Last modified: 24 Jun 2020 14:40
This course considers the physiology, development and nutrition of domestic, companion and exhibition animals in relation to animal husbandry and care.
You will apply your knowledge of biology and zoology to the improvement of management practices and to the enhancement of animal welfare.
By researching and presenting a seminar on ethical issues related to animals in captivity, you will develop critical thinking skills and build experience in constructing and evidencing an argument, and also gain skills in group working and oral communication.
|Session||First Sub Session||Credit Points||15 credits (7.5 ECTS credits)|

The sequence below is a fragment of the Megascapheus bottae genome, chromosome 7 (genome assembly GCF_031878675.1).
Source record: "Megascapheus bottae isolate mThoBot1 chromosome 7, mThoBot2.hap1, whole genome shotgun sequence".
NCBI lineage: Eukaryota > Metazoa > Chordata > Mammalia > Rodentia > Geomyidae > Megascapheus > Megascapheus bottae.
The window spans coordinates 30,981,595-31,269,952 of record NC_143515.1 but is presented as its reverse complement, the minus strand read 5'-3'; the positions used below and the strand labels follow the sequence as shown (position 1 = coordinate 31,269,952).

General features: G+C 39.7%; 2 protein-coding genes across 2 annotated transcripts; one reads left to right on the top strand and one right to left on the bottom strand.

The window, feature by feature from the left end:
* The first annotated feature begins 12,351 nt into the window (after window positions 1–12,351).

The course is structured so that emphasis is placed on animals in terms of their numbers in captivity: domestic animals (billions), companion animals (millions), captive exotics (thousands) and others. Much of the teaching relates directly to domestic (farm) animals but concepts are applicable across all species in situations controlled by humans, and the course assessments will encourage further study of species that are of particular interest to you as an individual.
|Trip to Blair Drummond (optional).||GBP 15.00|
Information on contact teaching time is available from the course guide.
reflective account (20%)
online test (10%)
group presentation (20%)
online exam (50%)
There are no assessments for this course.
|Knowledge Level||Thinking Skill||Outcome|